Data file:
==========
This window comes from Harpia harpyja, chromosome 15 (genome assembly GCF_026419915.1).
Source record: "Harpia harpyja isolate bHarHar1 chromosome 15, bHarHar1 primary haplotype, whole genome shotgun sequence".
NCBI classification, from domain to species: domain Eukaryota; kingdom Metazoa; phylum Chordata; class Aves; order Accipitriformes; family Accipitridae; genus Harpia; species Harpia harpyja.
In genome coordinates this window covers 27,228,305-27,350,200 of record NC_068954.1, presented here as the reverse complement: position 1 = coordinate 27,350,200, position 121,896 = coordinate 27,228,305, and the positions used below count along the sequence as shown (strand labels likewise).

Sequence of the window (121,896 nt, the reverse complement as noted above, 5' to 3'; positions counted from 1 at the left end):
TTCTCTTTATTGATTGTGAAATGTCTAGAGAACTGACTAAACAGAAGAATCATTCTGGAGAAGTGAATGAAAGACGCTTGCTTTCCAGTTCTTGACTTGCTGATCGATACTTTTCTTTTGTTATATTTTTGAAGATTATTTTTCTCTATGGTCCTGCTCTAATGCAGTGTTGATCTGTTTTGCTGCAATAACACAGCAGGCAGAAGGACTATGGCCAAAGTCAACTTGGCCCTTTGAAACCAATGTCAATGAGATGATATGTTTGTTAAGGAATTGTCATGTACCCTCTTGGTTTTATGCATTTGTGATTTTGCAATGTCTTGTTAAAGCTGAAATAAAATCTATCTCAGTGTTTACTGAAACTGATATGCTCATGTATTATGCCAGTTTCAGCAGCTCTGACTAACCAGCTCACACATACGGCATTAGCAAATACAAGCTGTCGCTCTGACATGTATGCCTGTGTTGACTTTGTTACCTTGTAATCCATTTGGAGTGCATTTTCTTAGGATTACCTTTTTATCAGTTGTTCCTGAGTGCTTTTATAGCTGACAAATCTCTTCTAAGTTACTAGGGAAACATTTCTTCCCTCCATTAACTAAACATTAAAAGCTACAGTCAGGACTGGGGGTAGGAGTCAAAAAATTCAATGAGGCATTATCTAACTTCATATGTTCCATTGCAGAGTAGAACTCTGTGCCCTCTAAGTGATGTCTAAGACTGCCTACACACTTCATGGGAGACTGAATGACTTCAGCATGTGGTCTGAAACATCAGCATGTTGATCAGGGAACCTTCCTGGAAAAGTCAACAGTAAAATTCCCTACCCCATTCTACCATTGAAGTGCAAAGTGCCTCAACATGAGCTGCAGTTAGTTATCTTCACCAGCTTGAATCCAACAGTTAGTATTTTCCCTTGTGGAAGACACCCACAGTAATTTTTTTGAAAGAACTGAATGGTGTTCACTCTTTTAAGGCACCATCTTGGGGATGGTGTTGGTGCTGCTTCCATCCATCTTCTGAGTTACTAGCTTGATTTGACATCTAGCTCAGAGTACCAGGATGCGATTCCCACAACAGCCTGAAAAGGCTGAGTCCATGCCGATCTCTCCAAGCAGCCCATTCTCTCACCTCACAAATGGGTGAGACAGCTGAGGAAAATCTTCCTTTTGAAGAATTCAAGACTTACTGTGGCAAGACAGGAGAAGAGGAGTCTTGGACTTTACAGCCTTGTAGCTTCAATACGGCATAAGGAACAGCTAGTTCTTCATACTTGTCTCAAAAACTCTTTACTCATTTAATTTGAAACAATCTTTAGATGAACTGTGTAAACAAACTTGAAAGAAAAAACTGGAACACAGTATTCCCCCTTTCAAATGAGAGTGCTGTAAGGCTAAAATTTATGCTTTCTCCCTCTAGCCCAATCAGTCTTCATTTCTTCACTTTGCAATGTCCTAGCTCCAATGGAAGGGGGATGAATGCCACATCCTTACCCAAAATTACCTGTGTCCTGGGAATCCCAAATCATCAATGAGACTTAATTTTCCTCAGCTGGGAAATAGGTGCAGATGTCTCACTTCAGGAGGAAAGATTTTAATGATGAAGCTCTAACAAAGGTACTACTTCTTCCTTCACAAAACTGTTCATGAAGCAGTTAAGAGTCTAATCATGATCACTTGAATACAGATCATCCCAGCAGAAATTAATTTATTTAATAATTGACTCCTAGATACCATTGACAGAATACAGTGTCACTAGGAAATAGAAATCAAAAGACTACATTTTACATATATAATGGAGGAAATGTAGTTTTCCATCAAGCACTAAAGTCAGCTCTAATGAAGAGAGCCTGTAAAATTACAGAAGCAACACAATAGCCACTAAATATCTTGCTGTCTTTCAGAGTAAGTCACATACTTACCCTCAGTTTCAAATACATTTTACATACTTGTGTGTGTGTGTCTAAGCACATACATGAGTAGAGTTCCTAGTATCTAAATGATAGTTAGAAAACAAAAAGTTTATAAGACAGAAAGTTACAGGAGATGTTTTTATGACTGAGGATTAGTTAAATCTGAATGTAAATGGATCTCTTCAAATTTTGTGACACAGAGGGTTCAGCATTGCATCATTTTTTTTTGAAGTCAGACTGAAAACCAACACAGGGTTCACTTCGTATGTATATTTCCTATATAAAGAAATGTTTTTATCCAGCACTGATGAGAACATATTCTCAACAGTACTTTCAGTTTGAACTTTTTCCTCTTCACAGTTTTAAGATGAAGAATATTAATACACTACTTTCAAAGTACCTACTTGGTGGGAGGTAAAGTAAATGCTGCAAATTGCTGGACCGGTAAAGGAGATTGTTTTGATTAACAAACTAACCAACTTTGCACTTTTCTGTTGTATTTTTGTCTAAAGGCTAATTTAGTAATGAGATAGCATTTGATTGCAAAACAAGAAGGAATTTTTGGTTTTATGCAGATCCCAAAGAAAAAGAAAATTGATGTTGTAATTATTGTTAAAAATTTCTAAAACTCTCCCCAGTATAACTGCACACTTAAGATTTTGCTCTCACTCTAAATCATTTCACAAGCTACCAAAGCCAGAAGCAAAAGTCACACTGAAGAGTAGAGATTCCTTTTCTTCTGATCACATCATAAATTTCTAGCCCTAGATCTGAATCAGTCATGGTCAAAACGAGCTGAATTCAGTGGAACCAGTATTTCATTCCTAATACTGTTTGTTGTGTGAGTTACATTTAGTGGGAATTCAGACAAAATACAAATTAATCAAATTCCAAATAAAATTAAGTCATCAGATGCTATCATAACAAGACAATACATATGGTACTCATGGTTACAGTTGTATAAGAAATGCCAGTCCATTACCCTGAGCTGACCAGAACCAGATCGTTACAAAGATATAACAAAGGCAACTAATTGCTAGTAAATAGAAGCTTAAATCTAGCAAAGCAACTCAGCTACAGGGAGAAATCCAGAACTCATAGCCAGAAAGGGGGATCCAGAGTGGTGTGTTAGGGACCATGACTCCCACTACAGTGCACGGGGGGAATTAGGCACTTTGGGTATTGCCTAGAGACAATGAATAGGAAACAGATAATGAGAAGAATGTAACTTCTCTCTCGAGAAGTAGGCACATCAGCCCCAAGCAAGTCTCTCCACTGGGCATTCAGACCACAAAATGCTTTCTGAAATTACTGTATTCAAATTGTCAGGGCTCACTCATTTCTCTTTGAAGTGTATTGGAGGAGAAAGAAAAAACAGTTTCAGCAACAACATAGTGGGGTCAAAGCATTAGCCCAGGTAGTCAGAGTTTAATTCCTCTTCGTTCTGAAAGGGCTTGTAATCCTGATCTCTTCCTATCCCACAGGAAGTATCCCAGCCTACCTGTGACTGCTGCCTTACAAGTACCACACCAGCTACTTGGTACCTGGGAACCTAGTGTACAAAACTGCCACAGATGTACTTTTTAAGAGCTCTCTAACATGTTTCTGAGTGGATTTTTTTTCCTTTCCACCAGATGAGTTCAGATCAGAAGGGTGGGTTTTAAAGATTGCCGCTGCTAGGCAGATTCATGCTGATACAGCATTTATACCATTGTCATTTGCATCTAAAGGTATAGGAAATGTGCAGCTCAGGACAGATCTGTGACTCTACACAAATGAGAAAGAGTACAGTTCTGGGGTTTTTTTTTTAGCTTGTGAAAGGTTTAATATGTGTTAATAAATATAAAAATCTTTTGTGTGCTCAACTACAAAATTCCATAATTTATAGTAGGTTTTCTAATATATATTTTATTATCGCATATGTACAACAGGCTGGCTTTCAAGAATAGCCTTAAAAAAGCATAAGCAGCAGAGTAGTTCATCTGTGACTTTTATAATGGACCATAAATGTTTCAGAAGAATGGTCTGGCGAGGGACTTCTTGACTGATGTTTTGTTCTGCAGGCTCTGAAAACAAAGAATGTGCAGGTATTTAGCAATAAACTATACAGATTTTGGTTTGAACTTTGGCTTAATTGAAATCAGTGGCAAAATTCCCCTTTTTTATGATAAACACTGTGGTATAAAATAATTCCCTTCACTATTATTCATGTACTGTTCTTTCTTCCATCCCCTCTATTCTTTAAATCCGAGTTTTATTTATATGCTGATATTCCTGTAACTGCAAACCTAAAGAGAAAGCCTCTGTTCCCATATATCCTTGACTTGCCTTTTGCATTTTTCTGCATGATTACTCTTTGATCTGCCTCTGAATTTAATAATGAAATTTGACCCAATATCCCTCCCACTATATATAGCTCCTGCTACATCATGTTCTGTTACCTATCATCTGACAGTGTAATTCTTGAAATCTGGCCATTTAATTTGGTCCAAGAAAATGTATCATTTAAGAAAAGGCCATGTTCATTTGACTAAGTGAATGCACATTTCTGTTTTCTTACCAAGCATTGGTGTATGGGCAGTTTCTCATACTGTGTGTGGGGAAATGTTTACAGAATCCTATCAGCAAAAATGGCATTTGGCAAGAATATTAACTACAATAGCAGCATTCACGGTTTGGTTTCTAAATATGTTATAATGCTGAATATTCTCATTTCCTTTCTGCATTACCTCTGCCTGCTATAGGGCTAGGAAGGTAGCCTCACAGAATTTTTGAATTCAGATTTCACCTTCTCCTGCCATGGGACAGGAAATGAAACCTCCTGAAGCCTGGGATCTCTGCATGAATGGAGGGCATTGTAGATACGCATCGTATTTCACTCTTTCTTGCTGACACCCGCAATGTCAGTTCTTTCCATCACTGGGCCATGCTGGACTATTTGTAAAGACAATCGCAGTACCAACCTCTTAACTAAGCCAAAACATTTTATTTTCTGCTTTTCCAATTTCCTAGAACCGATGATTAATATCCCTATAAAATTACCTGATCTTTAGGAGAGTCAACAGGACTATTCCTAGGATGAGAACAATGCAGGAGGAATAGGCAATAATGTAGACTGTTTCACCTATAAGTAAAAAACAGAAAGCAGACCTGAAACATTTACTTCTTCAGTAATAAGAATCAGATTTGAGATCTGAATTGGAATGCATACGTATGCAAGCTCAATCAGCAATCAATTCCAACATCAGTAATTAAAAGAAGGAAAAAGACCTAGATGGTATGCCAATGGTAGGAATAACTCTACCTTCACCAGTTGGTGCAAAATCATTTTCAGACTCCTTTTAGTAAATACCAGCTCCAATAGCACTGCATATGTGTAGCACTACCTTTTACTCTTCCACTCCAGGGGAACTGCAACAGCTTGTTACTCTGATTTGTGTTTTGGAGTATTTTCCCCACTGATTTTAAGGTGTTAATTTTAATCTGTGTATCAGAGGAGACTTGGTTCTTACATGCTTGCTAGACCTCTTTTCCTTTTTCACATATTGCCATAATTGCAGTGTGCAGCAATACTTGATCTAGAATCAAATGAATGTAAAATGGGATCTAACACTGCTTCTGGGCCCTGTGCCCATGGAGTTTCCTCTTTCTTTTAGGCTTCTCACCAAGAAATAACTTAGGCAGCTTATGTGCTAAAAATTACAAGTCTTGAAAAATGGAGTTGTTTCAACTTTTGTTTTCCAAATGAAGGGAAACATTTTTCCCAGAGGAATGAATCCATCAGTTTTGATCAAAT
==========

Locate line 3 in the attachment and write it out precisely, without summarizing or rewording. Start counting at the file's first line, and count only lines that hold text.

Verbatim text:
NCBI classification, from domain to species: domain Eukaryota; kingdom Metazoa; phylum Chordata; class Aves; order Accipitriformes; family Accipitridae; genus Harpia; species Harpia harpyja.